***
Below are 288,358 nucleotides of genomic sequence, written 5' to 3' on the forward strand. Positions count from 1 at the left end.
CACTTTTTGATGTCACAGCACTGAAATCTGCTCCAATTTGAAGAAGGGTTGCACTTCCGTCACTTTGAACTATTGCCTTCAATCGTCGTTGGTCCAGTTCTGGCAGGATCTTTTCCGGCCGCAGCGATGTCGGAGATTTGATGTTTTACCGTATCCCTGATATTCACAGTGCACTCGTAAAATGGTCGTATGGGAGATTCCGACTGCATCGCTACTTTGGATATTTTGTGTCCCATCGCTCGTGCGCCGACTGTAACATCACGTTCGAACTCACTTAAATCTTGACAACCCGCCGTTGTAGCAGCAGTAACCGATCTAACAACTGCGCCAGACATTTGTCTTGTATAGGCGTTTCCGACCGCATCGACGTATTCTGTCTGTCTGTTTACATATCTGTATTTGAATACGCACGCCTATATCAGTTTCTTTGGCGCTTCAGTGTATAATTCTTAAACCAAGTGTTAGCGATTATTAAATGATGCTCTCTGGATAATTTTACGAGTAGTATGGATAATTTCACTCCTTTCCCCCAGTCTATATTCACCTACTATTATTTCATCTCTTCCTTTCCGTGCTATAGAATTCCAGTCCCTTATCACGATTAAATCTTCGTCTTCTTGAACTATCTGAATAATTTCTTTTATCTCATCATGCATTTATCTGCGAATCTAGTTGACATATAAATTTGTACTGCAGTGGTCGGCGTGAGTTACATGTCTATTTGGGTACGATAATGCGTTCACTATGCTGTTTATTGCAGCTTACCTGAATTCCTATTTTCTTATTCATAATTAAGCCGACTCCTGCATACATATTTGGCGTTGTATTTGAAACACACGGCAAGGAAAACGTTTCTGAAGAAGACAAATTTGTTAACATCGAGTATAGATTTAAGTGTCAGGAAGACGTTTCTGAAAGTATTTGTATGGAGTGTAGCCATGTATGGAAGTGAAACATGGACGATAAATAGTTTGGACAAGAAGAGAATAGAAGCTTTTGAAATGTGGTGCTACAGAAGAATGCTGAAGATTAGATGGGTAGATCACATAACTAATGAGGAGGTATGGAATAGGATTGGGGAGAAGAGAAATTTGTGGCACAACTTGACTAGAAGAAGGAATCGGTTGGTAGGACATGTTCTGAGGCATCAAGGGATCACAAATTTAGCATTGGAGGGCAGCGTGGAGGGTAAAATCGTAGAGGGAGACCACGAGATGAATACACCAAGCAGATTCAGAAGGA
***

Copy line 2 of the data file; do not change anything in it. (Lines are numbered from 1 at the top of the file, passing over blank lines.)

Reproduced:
CACTTTTTGATGTCACAGCACTGAAATCTGCTCCAATTTGAAGAAGGGTTGCACTTCCGTCACTTTGAACTATTGCCTTCAATCGTCGTTGGTCCAGTTCTGGCAGGATCTTTTCCGGCCGCAGCGATGTCGGAGATTTGATGTTTTACCGTATCCCTGATATTCACAGTGCACTCGTAAAATGGTCGTATGGGAGATTCCGACTGCATCGCTACTTTGGATATTTTGTGTCCCATCGCTCGTGCGCCGACTGTAACATCACGTTCGAACTCACTTAAATCTTGACAACCCGCCGTTGTAGCAGCAGTAACCGATCTAACAACTGCGCCAGACATTTGTCTTGTATAGGCGTTTCCGACCGCATCGACGTATTCTGTCTGTCTGTTTACATATCTGTATTTGAATACGCACGCCTATATCAGTTTCTTTGGCGCTTCAGTGTATAATTCTTAAACCAAGTGTTAGCGATTATTAAATGATGCTCTCTGGATAATTTTACGAGTAGTATGGATAATTTCACTCCTTTCCCCCAGTCTATATTCACCTACTATTATTTCATCTCTTCCTTTCCGTGCTATAGAATTCCAGTCCCTTATCACGATTAAATCTTCGTCTTCTTGAACTATCTGAATAATTTCTTTTATCTCATCATGCATTTATCTGCGAATCTAGTTGACATATAAATTTGTACTGCAGTGGTCGGCGTGAGTTACATGTCTATTTGGGTACGATAATGCGTTCACTATGCTGTTTATTGCAGCTTACCTGAATTCCTATTTTCTTATTCATAATTAAGCCGACTCCTGCATACATATTTGGCGTTGTATTTGAAACACACGGCAAGGAAAACGTTTCTGAAGAAGACAAATTTGTTAACATCGAGTATAGATTTAAGTGTCAGGAAGACGTTTCTGAAAGTATTTGTATGGAGTGTAGCCATGTATGGAAGTGAAACATGGACGATAAATAGTTTGGACAAGAAGAGAATAGAAGCTTTTGAAATGTGGTGCTACAGAAGAATGCTGAAGATTAGATGGGTAGATCACATAACTAATGAGGAGGTATGGAATAGGATTGGGGAGAAGAGAAATTTGTGGCACAACTTGACTAGAAGAAGGAATCGGTTGGTAGGACATGTTCTGAGGCATCAAGGGATCACAAATTTAGCATTGGAGGGCAGCGTGGAGGGTAAAATCGTAGAGGGAGACCACGAGATGAATACACCAAGCAGATTCAGAAGGA